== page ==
Debs. Maybe you should take up a hobby. Meet some new people.

Ryan. To pornography. To like, hardcore pornography.

Debs folds up her folder and stands up.

Debs. I’ll leave you to it then.

Debs exits into the house.

Ryan is left to seethe.

He moves back over to the window. Tries to close it again. Now he slams it, only to have it bounce back open. He slams it again. And again, and again, and again. Not even trying to close it anymore, just venting.

Debs comes back in.

Debs. What the hell was that?

Ryan. Nothing.

He shrugs.

Ryan. Just trying to…

He gestures to the window.

Ryan. I thought you were going out?

Debs exits again.

Ryan sits by himself.

Fireworks.

Same. 2009.

Ryan’s leaning agains the counter top, looking through the contents of a mobile phone. He stands alone for a few moments, focused on the phone.

Debs enters, Ryan drops the phone on the counter. It clatters across the surface and falls onto the floor.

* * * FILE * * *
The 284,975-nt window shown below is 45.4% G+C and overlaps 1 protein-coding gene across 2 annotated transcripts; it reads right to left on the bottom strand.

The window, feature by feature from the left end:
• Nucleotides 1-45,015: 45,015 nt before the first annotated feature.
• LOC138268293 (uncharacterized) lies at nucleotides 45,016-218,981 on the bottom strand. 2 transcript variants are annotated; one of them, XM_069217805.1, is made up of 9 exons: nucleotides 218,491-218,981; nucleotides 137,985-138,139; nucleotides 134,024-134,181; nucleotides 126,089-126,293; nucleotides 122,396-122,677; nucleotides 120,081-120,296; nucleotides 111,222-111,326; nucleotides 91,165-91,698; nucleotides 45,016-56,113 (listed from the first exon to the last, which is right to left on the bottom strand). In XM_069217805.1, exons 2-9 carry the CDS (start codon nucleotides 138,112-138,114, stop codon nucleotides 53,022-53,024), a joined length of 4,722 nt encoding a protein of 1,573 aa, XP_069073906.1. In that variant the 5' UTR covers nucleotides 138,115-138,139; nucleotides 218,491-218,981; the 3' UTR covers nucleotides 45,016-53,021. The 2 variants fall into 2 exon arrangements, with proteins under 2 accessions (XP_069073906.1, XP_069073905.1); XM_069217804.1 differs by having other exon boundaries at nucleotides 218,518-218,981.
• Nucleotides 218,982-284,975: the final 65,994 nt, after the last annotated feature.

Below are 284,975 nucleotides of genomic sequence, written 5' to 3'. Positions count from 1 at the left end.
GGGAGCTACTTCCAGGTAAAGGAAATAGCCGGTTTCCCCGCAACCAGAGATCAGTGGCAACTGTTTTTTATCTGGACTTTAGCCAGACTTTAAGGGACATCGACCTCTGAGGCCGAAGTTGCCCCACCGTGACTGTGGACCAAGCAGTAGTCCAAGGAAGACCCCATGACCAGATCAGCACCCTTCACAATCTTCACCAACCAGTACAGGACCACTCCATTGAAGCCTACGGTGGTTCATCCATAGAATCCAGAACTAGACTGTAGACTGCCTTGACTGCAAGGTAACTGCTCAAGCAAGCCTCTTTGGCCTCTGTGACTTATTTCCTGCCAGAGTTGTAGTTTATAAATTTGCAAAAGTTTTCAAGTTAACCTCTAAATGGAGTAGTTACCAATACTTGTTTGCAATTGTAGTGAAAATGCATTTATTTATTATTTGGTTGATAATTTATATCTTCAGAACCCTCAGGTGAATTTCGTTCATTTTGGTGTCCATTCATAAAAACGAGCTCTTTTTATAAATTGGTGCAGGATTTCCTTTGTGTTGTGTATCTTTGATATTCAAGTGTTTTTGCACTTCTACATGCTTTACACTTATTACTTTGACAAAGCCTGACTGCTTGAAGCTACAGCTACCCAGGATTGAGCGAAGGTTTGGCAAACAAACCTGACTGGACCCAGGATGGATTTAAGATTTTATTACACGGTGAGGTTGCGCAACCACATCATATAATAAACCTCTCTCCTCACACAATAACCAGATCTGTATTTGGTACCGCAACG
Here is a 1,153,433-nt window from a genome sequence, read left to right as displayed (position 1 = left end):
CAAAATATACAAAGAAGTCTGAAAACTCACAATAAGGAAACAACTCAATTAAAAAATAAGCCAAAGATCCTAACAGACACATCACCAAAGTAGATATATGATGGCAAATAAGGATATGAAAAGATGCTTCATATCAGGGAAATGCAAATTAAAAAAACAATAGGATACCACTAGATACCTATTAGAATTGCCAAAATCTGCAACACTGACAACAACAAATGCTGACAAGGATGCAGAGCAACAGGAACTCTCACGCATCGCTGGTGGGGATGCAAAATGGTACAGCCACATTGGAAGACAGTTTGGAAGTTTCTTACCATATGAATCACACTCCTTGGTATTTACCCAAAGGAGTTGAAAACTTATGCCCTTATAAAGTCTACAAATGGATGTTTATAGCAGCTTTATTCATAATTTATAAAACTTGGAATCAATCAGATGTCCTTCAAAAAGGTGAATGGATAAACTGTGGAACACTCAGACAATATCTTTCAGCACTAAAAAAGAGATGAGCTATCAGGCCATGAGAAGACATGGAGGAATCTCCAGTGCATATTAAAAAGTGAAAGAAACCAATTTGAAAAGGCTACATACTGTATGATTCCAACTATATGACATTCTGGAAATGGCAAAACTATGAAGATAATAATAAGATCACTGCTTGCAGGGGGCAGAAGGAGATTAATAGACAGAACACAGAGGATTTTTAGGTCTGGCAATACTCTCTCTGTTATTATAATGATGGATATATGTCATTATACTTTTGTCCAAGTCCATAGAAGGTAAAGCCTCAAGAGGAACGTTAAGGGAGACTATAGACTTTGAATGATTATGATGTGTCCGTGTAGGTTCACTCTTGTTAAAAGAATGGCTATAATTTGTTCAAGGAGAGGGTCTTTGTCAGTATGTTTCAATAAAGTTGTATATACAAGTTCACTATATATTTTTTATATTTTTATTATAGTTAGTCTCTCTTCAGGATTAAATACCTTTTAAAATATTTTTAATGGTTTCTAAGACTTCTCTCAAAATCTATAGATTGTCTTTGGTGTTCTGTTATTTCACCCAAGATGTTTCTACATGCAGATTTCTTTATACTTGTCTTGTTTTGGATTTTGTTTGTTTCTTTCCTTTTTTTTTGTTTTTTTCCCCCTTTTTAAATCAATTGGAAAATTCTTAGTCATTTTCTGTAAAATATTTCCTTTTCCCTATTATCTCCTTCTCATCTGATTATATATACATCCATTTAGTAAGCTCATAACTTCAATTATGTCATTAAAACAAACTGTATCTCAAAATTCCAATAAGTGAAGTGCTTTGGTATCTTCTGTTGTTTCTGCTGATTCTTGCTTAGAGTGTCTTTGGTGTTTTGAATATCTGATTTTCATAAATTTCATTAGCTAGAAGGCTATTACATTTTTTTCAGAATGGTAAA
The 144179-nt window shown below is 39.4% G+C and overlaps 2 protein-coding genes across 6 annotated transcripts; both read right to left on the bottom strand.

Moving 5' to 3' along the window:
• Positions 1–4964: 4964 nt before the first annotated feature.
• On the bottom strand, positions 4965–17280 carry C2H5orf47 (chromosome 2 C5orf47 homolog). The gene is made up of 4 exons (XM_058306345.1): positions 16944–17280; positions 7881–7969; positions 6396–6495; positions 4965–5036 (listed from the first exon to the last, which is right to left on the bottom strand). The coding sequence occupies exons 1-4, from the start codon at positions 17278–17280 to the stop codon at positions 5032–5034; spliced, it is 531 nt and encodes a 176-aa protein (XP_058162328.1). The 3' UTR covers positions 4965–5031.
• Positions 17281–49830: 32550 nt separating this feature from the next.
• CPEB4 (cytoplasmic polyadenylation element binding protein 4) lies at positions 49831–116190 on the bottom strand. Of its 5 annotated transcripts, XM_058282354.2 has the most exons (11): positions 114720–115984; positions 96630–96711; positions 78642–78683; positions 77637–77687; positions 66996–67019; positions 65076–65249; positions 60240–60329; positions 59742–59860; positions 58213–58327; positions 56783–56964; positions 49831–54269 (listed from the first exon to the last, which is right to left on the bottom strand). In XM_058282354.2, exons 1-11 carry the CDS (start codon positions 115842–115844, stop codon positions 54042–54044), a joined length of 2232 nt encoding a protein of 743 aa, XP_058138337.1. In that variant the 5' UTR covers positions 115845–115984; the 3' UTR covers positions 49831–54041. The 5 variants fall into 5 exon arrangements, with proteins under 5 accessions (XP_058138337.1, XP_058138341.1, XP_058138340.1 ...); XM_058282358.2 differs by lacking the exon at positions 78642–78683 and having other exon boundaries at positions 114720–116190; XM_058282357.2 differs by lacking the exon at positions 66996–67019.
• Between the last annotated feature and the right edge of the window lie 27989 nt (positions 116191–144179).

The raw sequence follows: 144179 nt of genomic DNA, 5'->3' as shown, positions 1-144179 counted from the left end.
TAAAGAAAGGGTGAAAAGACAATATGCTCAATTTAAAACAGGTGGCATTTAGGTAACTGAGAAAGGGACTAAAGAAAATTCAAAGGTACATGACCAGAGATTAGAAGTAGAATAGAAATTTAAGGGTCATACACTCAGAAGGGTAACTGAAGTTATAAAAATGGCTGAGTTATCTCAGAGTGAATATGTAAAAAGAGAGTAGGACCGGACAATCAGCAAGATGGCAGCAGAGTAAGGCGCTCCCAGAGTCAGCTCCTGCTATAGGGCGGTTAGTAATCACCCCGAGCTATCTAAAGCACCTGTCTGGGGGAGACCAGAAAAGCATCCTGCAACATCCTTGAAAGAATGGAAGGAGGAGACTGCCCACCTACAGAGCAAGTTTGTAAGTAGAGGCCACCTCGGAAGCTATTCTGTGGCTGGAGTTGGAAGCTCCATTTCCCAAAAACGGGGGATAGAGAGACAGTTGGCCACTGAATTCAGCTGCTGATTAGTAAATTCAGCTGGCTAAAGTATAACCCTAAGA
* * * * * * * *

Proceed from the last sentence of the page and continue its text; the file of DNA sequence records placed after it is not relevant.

Ryan tries to look nonchalant. Debs picks up the phone.

Debs. What are you doing?

Ryan. Hah?

Debs. Were you looking through my phone?

Ryan. Pardon?

Debs. Were you looking through my phone?

Ryan shrugs, shakes his head.

Ryan. Nah.

Debs. What the fuck?

Ryan. It just dropped.

Ryan leans over to inspect it.

Ryan. Is it okay?

Debs. It just dropped? You were reading my messages.

Ryan. No I wasn’t.

Debs. Why’s it open on my messages then?

Ryan. I wasn’t… I wasn’t–

Debs. Don’t bother lying Ryan. I literally saw you.

Beat. Debs hands the phone back to Ryan.

Ryan. What?

Debs. Go on.

Ryan. No.

Debs. Go on.

He tries to hand it back. Debs won’t take it.

Debs. If you’re gonna do it you might as well do it.

Ryan. I don’t want to.

Debs. Well you clearly do. Go on.

Ryan holds the phone for a second, not looking at it.

Ryan. Who’s Jeremy?

Debs. He’s another account exec.

Ryan. Handsome?

Debs. A bit, yeah.

Ryan. He going tonight is he?

Debs. You tell me. You’ve read the messages. He’s got a fiancée.

Ryan. Yeah yeah no– just…

Debs. Anything else? Anything else about my private life you want to talk about?

Ryan gestures with the phone, still not looking at it.